Us ★★★★½

Jordan Peele's Get Out is one of the most immaculately crafted directorial debuts of all time. It's a first-rate horror film that tackles relevant social and political issues in a manner that allows it to be both deep and entertaining. Those hoping to find the same kind of thematic timeliness here are not likely to be disappointed. They may, however, take issue with the delivery.

Peele clearly has a lot on his mind and spreads himself too thin trying to cram it all into one movie. Us is littered with so many symbolic possibilities such as classism, race, and the dual hidden nature of humanity (among so much more) that it's hard to pull any sort of cohesive message from it at all. He manages to briefly touch on each of these topics, but never manages to make them come together in a way that actually says anything.

Us may be unfocused subtext-wise, but it's only marginally less valuable because of it. The moment-to-moment action is so good that it's incredibly easy to overlook the contextual and narrative deficiencies, like how the plot twist is really just a big plot hole. To put it simply, I think Us is even more fun than Get Out.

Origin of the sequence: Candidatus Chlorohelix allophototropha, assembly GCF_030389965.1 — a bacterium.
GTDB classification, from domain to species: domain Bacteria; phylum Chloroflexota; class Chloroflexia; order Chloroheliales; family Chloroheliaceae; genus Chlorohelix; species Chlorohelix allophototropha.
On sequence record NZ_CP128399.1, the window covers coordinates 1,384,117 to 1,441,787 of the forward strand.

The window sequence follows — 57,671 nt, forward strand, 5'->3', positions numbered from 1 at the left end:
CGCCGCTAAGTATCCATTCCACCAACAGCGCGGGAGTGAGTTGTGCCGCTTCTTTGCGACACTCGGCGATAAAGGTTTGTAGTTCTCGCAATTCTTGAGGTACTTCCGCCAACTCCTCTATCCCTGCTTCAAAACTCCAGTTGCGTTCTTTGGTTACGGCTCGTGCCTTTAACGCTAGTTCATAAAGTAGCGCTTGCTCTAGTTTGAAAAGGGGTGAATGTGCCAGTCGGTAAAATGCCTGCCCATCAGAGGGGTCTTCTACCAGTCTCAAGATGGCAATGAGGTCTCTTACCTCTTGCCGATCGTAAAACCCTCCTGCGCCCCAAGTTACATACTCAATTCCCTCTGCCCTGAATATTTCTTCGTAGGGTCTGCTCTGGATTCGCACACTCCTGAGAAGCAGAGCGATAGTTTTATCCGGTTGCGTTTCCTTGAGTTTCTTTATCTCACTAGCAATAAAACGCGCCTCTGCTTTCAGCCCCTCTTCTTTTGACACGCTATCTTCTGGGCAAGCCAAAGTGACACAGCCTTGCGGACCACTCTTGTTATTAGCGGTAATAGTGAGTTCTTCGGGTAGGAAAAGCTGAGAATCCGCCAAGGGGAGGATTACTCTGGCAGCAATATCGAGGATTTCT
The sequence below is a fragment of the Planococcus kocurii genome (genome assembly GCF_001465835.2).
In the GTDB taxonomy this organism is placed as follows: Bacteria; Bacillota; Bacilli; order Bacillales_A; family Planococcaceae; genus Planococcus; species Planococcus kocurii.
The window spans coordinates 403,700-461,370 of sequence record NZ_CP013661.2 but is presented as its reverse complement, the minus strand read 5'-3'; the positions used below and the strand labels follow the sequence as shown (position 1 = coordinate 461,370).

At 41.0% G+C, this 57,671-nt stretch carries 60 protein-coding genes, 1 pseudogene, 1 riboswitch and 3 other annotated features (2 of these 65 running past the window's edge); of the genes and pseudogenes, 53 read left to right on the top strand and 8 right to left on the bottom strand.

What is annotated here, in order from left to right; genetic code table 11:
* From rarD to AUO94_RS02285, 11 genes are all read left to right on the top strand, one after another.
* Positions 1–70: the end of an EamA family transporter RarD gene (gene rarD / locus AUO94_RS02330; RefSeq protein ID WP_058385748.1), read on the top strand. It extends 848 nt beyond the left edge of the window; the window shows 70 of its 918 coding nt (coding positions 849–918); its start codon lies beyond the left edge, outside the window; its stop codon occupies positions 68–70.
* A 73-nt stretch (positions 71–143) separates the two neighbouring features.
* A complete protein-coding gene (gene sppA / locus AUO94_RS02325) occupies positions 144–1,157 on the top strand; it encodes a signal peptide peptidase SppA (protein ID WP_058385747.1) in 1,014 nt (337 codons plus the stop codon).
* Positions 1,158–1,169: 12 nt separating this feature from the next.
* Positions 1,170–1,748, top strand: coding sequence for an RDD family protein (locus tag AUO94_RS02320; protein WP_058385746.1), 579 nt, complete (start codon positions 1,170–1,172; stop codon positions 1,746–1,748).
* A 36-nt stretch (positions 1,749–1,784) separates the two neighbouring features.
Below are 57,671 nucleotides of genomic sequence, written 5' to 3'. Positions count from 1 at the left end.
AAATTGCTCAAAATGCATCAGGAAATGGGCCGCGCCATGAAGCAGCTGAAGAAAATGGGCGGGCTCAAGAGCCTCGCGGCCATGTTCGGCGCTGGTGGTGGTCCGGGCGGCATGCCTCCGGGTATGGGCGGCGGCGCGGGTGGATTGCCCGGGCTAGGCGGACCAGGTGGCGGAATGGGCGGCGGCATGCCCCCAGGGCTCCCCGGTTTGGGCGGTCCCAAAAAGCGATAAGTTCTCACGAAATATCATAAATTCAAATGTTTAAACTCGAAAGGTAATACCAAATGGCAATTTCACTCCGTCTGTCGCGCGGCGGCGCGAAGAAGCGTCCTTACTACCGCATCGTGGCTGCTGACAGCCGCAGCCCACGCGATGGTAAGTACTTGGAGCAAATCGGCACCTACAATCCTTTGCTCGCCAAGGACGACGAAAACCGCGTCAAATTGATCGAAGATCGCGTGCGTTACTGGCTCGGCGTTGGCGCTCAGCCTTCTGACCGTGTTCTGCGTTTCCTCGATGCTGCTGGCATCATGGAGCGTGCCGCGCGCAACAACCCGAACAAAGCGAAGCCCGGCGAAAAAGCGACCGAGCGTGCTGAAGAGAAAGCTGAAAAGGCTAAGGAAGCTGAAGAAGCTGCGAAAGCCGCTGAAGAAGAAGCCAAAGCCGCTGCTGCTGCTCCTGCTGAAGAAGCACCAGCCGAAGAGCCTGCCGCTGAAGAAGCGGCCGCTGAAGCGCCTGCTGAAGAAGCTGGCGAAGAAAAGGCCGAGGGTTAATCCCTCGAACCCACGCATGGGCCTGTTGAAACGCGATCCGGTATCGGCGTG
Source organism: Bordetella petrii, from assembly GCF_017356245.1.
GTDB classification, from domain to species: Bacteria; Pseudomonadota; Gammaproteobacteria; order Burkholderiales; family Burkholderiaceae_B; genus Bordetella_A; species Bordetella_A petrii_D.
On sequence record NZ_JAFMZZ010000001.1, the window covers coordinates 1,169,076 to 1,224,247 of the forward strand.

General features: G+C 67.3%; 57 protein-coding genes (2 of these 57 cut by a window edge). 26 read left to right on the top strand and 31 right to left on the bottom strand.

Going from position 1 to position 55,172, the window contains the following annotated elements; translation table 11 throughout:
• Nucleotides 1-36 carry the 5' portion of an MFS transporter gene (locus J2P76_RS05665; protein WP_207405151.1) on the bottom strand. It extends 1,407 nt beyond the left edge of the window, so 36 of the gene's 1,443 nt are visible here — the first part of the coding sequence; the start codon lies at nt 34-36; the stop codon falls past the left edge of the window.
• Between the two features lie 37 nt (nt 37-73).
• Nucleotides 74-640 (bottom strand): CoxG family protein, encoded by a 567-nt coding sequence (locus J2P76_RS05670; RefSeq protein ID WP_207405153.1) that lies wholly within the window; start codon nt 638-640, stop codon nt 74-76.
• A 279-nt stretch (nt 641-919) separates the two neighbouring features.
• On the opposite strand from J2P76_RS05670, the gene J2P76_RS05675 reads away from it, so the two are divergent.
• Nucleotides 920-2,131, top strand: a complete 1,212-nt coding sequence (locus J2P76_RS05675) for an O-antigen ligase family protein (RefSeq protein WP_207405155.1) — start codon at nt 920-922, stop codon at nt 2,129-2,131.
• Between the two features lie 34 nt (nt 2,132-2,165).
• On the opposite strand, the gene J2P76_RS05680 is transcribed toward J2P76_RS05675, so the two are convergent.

It's hard for me to not walk away from most horror-comedies disappointed as they tend to lean too far on one extreme more often than not. Us manages to be the rare exception that acts as the perfect marriage between the two genres. Both styles come off as complimentary, never serving to pull power away from the other. The film ends up being both hilarious and freaky as a result.

It does a lot to help keep the fairly familiar home invasion/slasher action fresh, but the imaginative premise and excellent dual performance from Lupita Nyong'o that are the real heavy lifters here. In reference to the latter, I'm hearing a lot of people call her performance award worthy. I personally wouldn't go that far, but her work here is impressive. Especially as the creepy and menacing doppelganger.

Peele also makes the most of the concept by once again crafting a slew of unforgettable, unsettling, and inventive scenarios and situations. I'm not just talking about the more violent or bizarre set pieces either. The smaller, more atmospheric touches matter just as much. Like the usage of Michael Abels' score for example. The songs pop up in the most unexpected of ways. Think you'll never listen to I Got 5 on It in the same way again? Try hearing N.W.A's F*ck tha Police without getting chills after this.

Us isn't perfect and is nowhere near as focused as Get Out was. Yet, it's another standout work from a man who already proved himself to be one of the best talents in the genre after only one film. His second effort only bolsters that reputation. There's more to find fault with for sure, but that didn't stop me from walking out of that theater having had a really good time.

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